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Carpinus caroliniana, the American hornbeam, is a small hardwood understory tree in the genus Carpinus. American hornbeam is also known as blue-beech, ironwood, musclewood and muscle beech. It is native to eastern North America, from Minnesota and southern Ontario east to Maine, and south to eastern Texas and northern Florida. It also grows in Canada (southwest Quebec and southeast Ontario).[3][4] It occurs naturally in shaded areas with moist soil, particularly near the banks of streams or rivers, and is often a natural constituent understory species of the riverine and maritime forests of eastern temperate North America.



Carpinus caroliniana (American hornbeam) is a small tree reaching heights of 6–10 meters (20–35 ft), and often has a fluted and crooked trunk. The bark is smooth and greenish-grey, becoming shallowly fissured in all old trees. The leaves are alternate, 3–12 centimeters (1+144+34 in) long, with prominent veins giving a distinctive corrugated texture, and a serrated margin. The male and female catkins appear in spring at the same time as the leaves. The fruit is a small 7–8-millimeter (932516-inch) long nut, partially surrounded by a three- to seven-pointed leafy involucre 2–3 centimeters (341+14 in) long; it matures in autumn. The seeds often do not germinate till the spring of the second year after maturating.

  • Bark: On old trees near the base, furrowed. Young trees and branches smooth, dark bluish gray, sometimes furrowed, light and dark gray. Branchlets at first pale green, changing to reddish brown, ultimately dull gray.
  • Wood: Light brown, sapwood nearly white; heavy, hard, close-grained, very strong. Used for levers, handles of tools. Specific gravity, 0.7286; density 45.41 pounds per cubic foot (0.7274 g/cm3).
  • Winter buds: Ovate, acute, chestnut brown, 18 inch (3 mm) long. Inner scales enlarge when spring growth begins. No terminal bud is formed.
  • Leaves: Alternate, two to four inches long, ovate-oblong, rounded, wedge-shaped, or rarely subcordate and often unequal at base, sharply and doubly serrate, acute or acuminate. They come out of the bud pale bronze green and hairy; when full grown they are dull deep green above, paler beneath; feather-veined, midrib and veins very prominent on under side. In autumn bright red, deep scarlet and orange. Petioles short, slender, hairy. Stipules caducous.
  • Flowers: April. Monoecious, without petals, the staminate spike naked in pendulous catkins (aments). The staminate ament buds are axillary and form in the autumn. During the winter they resemble leaf-buds, only twice as large. They begin to lengthen very early in the spring, and when full grown are about 1+12 inches (4 cm) long. The staminate flower is composed of three to twenty stamens crowded on a hairy torus, adnate to the base of a broadly ovate, acute boot-shaped scale, green below the middle, bright red at apex. The pistillate aments are one-half to three-fourths of an inch long with ovate, acute, hairy, green scales and bright scarlet styles.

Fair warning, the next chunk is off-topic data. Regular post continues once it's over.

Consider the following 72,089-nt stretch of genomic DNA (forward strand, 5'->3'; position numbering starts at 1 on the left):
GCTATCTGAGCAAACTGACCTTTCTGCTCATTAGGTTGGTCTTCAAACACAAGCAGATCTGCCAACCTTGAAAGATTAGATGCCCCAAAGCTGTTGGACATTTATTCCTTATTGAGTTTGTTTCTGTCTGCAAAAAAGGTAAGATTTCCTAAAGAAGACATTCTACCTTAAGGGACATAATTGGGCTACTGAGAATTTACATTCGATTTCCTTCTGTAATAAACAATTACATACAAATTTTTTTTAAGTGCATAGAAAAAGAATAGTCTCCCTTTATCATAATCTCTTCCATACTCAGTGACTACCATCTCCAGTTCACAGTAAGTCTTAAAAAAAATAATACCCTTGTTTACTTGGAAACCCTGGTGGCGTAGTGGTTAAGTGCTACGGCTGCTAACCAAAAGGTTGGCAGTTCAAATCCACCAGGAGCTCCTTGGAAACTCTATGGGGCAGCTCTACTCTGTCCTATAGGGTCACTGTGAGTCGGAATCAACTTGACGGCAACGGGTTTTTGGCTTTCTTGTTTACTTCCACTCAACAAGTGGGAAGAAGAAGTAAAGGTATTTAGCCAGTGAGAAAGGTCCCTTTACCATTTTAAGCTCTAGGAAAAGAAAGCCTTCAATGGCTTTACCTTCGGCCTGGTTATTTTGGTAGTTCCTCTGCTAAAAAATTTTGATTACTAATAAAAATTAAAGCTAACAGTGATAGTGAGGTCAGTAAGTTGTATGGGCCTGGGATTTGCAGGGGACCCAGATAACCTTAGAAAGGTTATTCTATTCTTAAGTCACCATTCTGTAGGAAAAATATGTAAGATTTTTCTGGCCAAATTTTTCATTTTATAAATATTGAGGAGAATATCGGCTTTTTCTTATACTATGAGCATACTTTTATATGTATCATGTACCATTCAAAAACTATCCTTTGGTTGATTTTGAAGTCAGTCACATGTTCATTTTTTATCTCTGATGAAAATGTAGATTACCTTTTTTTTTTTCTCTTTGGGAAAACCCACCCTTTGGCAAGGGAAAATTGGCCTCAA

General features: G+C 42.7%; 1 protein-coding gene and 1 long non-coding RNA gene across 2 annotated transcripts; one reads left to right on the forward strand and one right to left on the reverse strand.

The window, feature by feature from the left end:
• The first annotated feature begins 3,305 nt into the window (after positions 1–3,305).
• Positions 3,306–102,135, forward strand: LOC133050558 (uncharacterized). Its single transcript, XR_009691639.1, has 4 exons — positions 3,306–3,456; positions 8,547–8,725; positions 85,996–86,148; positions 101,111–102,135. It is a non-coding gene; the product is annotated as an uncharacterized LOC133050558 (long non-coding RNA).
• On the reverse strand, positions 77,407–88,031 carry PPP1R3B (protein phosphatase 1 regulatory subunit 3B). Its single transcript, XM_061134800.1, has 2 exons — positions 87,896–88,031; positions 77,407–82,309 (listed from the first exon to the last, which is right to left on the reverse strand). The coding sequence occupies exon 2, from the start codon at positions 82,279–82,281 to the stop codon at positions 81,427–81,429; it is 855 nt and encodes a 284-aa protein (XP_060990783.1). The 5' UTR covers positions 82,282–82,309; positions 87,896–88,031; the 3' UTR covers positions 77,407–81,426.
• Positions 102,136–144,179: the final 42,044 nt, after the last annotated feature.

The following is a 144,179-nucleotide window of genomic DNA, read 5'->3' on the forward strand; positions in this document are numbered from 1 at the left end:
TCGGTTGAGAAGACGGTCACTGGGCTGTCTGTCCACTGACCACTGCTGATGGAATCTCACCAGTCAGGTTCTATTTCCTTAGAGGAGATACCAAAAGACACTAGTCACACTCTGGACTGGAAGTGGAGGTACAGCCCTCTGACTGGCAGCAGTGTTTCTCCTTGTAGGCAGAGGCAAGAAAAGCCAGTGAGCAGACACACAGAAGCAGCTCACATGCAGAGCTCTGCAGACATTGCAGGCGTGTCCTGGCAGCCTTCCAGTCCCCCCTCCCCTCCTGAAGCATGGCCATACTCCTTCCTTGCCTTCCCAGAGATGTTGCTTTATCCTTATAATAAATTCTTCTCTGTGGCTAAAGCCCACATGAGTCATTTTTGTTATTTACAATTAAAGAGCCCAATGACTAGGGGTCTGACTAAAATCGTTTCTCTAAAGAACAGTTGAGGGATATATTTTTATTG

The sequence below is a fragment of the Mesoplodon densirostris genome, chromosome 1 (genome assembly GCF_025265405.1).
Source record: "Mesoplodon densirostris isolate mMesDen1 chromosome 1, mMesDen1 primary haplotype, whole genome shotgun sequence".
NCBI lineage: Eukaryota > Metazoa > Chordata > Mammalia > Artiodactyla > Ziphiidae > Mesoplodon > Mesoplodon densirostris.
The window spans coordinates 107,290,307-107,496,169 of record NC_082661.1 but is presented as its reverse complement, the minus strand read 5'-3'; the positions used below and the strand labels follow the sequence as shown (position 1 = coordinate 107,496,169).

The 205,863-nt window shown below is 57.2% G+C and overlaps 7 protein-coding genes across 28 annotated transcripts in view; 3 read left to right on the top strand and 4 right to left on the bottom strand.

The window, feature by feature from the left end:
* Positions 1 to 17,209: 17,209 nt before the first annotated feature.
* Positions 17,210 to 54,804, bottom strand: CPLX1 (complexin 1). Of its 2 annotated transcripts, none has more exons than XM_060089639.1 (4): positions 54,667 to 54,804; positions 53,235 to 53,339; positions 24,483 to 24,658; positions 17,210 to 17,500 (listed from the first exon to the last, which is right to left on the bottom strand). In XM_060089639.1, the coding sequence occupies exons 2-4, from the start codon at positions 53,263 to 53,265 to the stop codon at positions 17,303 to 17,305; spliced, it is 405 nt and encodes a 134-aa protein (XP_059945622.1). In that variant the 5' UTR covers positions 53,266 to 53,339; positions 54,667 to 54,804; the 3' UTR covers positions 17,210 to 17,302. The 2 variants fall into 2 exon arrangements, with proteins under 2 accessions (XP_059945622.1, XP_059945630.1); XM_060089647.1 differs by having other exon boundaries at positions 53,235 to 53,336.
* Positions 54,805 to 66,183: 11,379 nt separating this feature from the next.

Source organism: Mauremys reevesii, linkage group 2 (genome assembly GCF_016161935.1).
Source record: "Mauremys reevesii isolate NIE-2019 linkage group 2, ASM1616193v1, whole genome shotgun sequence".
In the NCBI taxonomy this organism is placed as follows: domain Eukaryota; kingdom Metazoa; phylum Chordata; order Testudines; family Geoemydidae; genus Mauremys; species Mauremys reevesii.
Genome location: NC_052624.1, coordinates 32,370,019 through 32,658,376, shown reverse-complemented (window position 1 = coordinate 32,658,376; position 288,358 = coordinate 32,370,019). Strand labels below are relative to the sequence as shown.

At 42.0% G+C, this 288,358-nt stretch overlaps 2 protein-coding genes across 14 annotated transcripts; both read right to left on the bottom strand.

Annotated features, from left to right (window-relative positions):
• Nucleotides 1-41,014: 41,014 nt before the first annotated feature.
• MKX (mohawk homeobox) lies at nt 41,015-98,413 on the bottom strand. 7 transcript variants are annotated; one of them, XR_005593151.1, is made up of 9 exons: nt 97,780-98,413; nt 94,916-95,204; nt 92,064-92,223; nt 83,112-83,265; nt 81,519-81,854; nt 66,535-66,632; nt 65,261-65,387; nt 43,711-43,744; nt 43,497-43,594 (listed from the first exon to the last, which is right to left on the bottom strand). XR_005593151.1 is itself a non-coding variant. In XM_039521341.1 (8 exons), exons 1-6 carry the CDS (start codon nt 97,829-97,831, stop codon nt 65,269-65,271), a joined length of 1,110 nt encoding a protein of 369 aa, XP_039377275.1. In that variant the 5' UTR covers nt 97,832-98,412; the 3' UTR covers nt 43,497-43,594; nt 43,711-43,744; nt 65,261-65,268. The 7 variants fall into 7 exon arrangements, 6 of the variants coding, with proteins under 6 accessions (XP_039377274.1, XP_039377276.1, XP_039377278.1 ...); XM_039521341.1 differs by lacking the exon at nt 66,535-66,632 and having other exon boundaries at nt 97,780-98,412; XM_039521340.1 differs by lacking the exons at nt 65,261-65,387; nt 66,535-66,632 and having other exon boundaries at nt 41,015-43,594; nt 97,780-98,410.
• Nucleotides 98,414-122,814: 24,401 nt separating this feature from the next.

• Fruit: Clusters of involucres, hanging from the ends of leafy branches. Each involucre slightly encloses a small oval nut. The involucres are short stalked, usually three-lobed, though one lobe is often wanting; halberd-shaped, coarsely serrated on one margin, or entire.[5]


There are two subspecies, which intergrade extensively where they meet:

  • Carpinus caroliniana subsp. caroliniana. Atlantic coastal plain north to Delaware, and lower Mississippi Valley west to eastern Texas. Leaves mostly smaller, 3–9 cm (1+143+12 in) long, and relatively broader, 3–6 cm (1+142+14 in) broad.
  • Carpinus caroliniana subsp. virginiana. Appalachian Mountains and west to Minnesota and south to Arkansas. Leaves mostly larger, 8–12 cm (3+144+34 in) long, and relatively narrower, 3.5–6 cm (1+382+38 in) broad.


Fruiting branch

They are shade-loving trees, preferring moderate soil fertility and moisture. It has a shallow, wide-spreading root system. The leaves are eaten by the caterpillars of some Lepidoptera, for example the Io moth (Automeris io).

Common along the borders of streams and swamps, loves a deep moist soil.[4] Varies from shrub to small tree, and ranges throughout the United States east of the Rocky Mountains.

Deer browse the foliage and twigs, while game birds eat the nutlets.[6]


The wood is heavy and hard, and is used for tool handles,[4] longbows[citation needed], walking sticks, walking canes and golf clubs.


  1. ^ Stritch, L.; Shaw, K.; Roy , S.; Wilson, B. (2014). "Carpinus caroliniana". IUCN Red List of Threatened Species. 2014: e.T194277A2308692. doi:10.2305/IUCN.UK.2014-3.RLTS.T194277A2308692.en. Retrieved 19 November 2021.
  2. ^ "Carpinus caroliniana". World Checklist of Selected Plant Families. Royal Botanic Gardens, Kew. Retrieved 1 April 2015 – via The Plant List. Note that this website has been superseded by World Flora Online
  3. ^ "Carpinus caroliniana". World Checklist of Selected Plant Families (WCSP). Royal Botanic Gardens, Kew.
  4. ^ a b c Metzger, F. T. (1990). "Carpinus caroliniana". In Burns, Russell M.; Honkala, Barbara H. (eds.). Hardwoods. Silvics of North America. Vol. 2. Washington, D.C.: United States Forest Service (USFS), United States Department of Agriculture (USDA) – via Southern Research Station.
  5. ^ Keeler, Harriet L. (1900). Our Native Trees and How to Identify Them. New York: Charles Scribner's Sons. pp. 319–322.
  6. ^ Little, Elbert L. (1980). The Audubon Society Field Guide to North American Trees: Eastern Region. New York: Knopf. p. 373. ISBN 0-394-50760-6.
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